Another Piece on "Western Media on Muslim Women Athletes"

  1. By Mariam Morshedi, Small Media Guest Researcher 
    Edited by Small Media
  2. A Narrow Focus

    The western media has a narrow focus when it comes to Muslim women athletes. Most news pieces relating to Muslim women and sporting discuss issues surrounding the wearing of the headscarf during competitive sporting tournaments. In the build-up to London 2012, the first female Olympians from Saudi Arabia and Qatar made headlines, again sparking the debate about headscarves at the Olympics. What image do these articles impress upon the western public?
    The Women's Sports Foundation notes: “Many Americans have been conditioned by media, politics, and prejudice to associate women of Islam with notions of oppression and indignity. This pity is both disempowering and largely misdirected”.

    Newspaper articles often capture more than their headlines suggest, but headlines are what captivate a reader’s attention. In this Small Media report we highlight some of the key issues often disregarded by western media, examining the cultural and political complexities of Muslim female athletes’ situation, which the skimming reader may not notice.

    Glory is Complicated

    Newspapers pounced when Saudi Arabia announced in June that it would allow women who qualified to officially compete at the London Olympics. This decision, which was labeled a landmark "victory" by the media, generated concerns amongst human rights organisations and the athletes themselves.

    Human Rights Watch, which has published a scathing criticism of situation of women's rights in the Kingdom of Saudi Arabia, stressed that simply allowing women to participate in the Olympics is not enough. In contrast, voices from within Saudi Arabia reminded us that a top-down decision like this will potentially have complicated effects in a society that does not generally champion the idea of female athletes.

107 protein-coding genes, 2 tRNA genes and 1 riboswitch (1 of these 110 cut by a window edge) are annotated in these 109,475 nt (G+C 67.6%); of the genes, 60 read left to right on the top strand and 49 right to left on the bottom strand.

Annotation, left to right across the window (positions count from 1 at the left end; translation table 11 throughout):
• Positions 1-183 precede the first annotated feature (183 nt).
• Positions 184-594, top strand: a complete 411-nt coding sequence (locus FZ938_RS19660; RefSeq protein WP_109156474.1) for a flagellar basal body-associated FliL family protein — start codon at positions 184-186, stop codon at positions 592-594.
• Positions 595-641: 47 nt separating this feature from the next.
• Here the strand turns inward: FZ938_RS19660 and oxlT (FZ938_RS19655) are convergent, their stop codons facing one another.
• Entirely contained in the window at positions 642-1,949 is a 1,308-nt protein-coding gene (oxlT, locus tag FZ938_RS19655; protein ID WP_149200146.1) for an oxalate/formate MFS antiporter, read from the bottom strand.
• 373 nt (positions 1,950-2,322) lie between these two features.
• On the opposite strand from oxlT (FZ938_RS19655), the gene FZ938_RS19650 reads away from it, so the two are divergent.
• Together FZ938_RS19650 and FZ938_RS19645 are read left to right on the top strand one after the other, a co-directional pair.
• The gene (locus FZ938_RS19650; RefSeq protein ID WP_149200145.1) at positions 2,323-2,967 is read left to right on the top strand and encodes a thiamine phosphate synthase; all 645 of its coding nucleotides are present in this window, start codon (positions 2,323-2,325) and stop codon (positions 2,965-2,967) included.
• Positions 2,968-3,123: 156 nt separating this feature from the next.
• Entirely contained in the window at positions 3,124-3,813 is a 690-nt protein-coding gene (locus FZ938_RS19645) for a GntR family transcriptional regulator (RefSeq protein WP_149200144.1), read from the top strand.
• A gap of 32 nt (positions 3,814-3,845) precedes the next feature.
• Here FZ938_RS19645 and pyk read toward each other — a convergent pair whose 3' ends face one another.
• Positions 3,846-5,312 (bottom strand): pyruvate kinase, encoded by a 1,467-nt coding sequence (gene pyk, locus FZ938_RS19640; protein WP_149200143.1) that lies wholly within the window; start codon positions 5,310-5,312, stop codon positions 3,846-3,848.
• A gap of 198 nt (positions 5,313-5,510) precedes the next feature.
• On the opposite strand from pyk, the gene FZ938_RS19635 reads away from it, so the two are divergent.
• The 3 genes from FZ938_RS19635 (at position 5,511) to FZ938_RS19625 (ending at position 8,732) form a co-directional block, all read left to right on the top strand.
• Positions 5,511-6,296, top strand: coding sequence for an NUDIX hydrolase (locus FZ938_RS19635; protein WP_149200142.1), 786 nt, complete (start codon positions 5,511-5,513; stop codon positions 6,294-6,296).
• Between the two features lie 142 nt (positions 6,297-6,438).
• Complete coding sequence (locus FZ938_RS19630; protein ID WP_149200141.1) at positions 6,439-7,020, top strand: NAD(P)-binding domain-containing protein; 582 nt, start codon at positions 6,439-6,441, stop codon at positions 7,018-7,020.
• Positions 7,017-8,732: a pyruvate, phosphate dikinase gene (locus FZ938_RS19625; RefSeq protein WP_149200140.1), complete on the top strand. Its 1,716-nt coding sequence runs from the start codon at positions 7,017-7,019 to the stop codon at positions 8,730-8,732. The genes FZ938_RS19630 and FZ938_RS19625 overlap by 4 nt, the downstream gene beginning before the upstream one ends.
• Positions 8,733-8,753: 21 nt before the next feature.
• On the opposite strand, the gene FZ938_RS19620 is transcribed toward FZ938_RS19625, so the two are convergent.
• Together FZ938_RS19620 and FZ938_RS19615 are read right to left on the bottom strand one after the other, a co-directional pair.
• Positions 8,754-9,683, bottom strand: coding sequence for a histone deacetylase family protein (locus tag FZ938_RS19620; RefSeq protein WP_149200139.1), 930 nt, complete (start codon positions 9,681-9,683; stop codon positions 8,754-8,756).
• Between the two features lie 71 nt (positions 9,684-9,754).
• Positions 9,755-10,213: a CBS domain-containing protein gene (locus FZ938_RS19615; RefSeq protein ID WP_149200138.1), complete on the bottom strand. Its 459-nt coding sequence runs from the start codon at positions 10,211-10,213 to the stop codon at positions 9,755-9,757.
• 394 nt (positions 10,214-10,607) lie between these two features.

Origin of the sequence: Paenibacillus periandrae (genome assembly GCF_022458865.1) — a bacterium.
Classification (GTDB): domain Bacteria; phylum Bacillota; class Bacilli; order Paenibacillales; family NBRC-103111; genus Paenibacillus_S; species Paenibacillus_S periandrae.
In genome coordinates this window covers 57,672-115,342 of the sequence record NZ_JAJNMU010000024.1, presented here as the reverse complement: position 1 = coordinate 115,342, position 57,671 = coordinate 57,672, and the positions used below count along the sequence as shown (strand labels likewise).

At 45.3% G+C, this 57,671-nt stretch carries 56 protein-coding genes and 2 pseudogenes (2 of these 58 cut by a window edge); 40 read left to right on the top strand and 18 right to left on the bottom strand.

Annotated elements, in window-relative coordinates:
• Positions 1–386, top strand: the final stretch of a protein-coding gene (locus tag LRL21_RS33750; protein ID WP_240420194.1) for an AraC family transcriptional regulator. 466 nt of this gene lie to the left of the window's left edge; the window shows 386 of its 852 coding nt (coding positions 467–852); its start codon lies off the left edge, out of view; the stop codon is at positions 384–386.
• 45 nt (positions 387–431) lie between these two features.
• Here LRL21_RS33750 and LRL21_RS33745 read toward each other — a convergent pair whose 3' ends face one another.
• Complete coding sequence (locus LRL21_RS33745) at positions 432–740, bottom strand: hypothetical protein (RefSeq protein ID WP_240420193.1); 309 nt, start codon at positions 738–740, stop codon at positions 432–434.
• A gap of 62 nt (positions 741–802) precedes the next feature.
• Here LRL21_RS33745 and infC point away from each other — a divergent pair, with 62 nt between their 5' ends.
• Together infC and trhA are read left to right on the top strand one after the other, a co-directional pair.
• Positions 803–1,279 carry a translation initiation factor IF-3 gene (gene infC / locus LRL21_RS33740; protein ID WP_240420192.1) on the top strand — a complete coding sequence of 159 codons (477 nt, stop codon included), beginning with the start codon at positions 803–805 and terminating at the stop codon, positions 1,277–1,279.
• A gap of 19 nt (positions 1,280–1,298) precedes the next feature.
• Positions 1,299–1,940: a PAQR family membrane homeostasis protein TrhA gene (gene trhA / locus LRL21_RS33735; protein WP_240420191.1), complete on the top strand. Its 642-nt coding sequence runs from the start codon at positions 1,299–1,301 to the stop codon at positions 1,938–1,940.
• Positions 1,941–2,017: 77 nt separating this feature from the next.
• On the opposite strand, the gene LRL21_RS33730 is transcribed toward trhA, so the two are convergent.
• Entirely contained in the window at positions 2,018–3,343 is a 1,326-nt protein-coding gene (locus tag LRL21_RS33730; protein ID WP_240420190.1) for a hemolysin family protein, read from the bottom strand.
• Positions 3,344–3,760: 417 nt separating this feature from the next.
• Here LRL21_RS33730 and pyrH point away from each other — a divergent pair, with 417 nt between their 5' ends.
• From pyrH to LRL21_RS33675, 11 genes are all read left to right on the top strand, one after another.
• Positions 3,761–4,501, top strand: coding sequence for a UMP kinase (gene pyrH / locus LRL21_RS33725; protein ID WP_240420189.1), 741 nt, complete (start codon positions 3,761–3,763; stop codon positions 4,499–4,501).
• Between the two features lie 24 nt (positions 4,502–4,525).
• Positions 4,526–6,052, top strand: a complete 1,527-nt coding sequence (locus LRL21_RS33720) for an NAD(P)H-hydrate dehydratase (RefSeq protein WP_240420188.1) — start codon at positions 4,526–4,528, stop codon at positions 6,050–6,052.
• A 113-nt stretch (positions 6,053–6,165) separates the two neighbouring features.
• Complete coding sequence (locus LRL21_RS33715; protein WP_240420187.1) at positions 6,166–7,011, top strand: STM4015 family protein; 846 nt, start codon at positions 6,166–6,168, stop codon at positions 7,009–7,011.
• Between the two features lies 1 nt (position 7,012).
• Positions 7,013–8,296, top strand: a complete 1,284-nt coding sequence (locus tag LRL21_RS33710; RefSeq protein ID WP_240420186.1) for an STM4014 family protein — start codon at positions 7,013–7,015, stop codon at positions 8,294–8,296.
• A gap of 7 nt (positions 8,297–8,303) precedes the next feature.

On 25 June 2012, The Globe and Mail stated, "Discussions on sending women to the Games have been wrapped in secrecy for fear of a backlash from the powerful religious establishment within a deeply traditional society, in which women are severely restricted in public life and are not even allowed to drive”.

    In a follow-up article on 3 July 2012, Rawh Abdullah, the captain of a Saudi women’s soccer team in Riyadh, discussed her concerns over sending women to compete: "If they do well, it will be okay, but if they have weak performances, they will turn to us, and say, 'See, you pushed, you went, and you lost. You shamed us”.  The Globe and Mail, July 3, 2012

    The struggle for control over women’s conduct and especially over women’s bodies is deeply-rooted in many societies, as women are often seen as the “bearers of cultural authenticity”. In Muslim societies, however, it is particularly politicised. Throughout history, the ‘western(ised) modernisers’ have seen the condition of women within a particular society as an indication of that society’s level of culture. They perceive the Muslim woman’s headscarf to be a sign of ‘backwardness’; simultaneously this very same item of apparel represents pride in culture and tradition for many who wear it.

    In her landmark article “Identity and its Discontents: Women and the Nation” first published in 1991,Deniz Kandiyoti (page 47) summarised this view:

    “Just like ‘western’ colonisers who used the ‘plight of Oriental women’ as a hallmark of the savagery and depravity of the colonised and as a justification of the mission incumbent upon their own civilizational superiority, modernist reformers bemoaned the condition of women as a clear symptom of backwardness”.
    In Muslim societies where women’s dress codes have become highly politicised, the internationally competitive female athlete faces pressure from all directions. She often faces disapproval, not just from governmental forces but also from ordinary people.   

    On 27 July 2012, the Huffington Post reported, "[A Saudi woman said] that when she recently went on a mountain climb abroad with a group, they were called ‘loose women’ and told they were ‘whores … on the path to hell’". The following day The Guardian reported that عاهرات_الاولمبياد (Olympic_Whores) had appeared as a Twitter hashtag. The Guardian subsequently observed, “[T]he thought of Saudi women running in a conservative tracksuit with the face showing is simply too much for many to handle”. 

    In her interview with The Globe and Mail, Rawh Abdullah continued, “We have to wait. I am afraid of their reaction, if we push too hard … We risk being shut down completely, and I do not want to reach a dead end because of impatience”.